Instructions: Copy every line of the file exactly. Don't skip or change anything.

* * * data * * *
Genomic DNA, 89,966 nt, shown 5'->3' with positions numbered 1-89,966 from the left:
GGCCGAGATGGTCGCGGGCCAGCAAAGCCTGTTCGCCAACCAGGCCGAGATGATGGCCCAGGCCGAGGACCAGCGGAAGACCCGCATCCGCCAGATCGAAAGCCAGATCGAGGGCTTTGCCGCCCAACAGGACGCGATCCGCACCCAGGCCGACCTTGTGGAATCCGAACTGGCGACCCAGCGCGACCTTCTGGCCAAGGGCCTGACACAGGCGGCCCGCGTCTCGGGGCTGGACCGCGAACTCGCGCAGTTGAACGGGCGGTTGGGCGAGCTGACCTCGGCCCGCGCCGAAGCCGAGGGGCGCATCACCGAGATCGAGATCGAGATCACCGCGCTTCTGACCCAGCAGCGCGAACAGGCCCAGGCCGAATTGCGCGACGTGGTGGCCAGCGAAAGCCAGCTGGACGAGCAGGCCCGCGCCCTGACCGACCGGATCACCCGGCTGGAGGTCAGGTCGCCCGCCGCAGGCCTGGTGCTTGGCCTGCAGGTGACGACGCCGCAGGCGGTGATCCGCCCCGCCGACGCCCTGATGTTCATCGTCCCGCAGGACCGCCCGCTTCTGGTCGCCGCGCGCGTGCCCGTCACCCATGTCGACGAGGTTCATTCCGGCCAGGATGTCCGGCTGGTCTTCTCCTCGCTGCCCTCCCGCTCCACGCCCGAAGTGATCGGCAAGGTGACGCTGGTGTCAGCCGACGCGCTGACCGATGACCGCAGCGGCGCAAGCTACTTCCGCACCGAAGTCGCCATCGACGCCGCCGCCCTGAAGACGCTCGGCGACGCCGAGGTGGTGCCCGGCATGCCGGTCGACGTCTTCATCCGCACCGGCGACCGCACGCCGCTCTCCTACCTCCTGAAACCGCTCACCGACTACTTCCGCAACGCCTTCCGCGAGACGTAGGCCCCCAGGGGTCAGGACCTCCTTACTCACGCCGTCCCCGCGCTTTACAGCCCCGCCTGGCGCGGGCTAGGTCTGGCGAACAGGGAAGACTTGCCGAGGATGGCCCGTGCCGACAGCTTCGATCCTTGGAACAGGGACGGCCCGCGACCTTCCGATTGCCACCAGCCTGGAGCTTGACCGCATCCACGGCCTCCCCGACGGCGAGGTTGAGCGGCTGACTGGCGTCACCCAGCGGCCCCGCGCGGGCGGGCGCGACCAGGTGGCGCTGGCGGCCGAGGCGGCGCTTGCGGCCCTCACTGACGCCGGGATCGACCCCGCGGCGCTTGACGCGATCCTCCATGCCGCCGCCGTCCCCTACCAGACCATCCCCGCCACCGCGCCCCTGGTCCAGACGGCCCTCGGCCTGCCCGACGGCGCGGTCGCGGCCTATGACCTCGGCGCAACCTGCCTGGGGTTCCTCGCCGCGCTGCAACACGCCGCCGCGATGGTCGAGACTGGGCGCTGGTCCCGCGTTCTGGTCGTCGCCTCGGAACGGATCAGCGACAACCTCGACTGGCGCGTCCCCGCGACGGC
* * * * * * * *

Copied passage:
Genomic DNA, 89,966 nt, shown 5'->3' with positions numbered 1-89,966 from the left:
GGCCGAGATGGTCGCGGGCCAGCAAAGCCTGTTCGCCAACCAGGCCGAGATGATGGCCCAGGCCGAGGACCAGCGGAAGACCCGCATCCGCCAGATCGAAAGCCAGATCGAGGGCTTTGCCGCCCAACAGGACGCGATCCGCACCCAGGCCGACCTTGTGGAATCCGAACTGGCGACCCAGCGCGACCTTCTGGCCAAGGGCCTGACACAGGCGGCCCGCGTCTCGGGGCTGGACCGCGAACTCGCGCAGTTGAACGGGCGGTTGGGCGAGCTGACCTCGGCCCGCGCCGAAGCCGAGGGGCGCATCACCGAGATCGAGATCGAGATCACCGCGCTTCTGACCCAGCAGCGCGAACAGGCCCAGGCCGAATTGCGCGACGTGGTGGCCAGCGAAAGCCAGCTGGACGAGCAGGCCCGCGCCCTGACCGACCGGATCACCCGGCTGGAGGTCAGGTCGCCCGCCGCAGGCCTGGTGCTTGGCCTGCAGGTGACGACGCCGCAGGCGGTGATCCGCCCCGCCGACGCCCTGATGTTCATCGTCCCGCAGGACCGCCCGCTTCTGGTCGCCGCGCGCGTGCCCGTCACCCATGTCGACGAGGTTCATTCCGGCCAGGATGTCCGGCTGGTCTTCTCCTCGCTGCCCTCCCGCTCCACGCCCGAAGTGATCGGCAAGGTGACGCTGGTGTCAGCCGACGCGCTGACCGATGACCGCAGCGGCGCAAGCTACTTCCGCACCGAAGTCGCCATCGACGCCGCCGCCCTGAAGACGCTCGGCGACGCCGAGGTGGTGCCCGGCATGCCGGTCGACGTCTTCATCCGCACCGGCGACCGCACGCCGCTCTCCTACCTCCTGAAACCGCTCACCGACTACTTCCGCAACGCCTTCCGCGAGACGTAGGCCCCCAGGGGTCAGGACCTCCTTACTCACGCCGTCCCCGCGCTTTACAGCCCCGCCTGGCGCGGGCTAGGTCTGGCGAACAGGGAAGACTTGCCGAGGATGGCCCGTGCCGACAGCTTCGATCCTTGGAACAGGGACGGCCCGCGACCTTCCGATTGCCACCAGCCTGGAGCTTGACCGCATCCACGGCCTCCCCGACGGCGAGGTTGAGCGGCTGACTGGCGTCACCCAGCGGCCCCGCGCGGGCGGGCGCGACCAGGTGGCGCTGGCGGCCGAGGCGGCGCTTGCGGCCCTCACTGACGCCGGGATCGACCCCGCGGCGCTTGACGCGATCCTCCATGCCGCCGCCGTCCCCTACCAGACCATCCCCGCCACCGCGCCCCTGGTCCAGACGGCCCTCGGCCTGCCCGACGGCGCGGTCGCGGCCTATGACCTCGGCGCAACCTGCCTGGGGTTCCTCGCCGCGCTGCAACACGCCGCCGCGATGGTCGAGACTGGGCGCTGGTCCCGCGTTCTGGTCGTCGCCTCGGAACGGATCAGCGACAACCTCGACTGGCGCGTCCCCGCGACGGC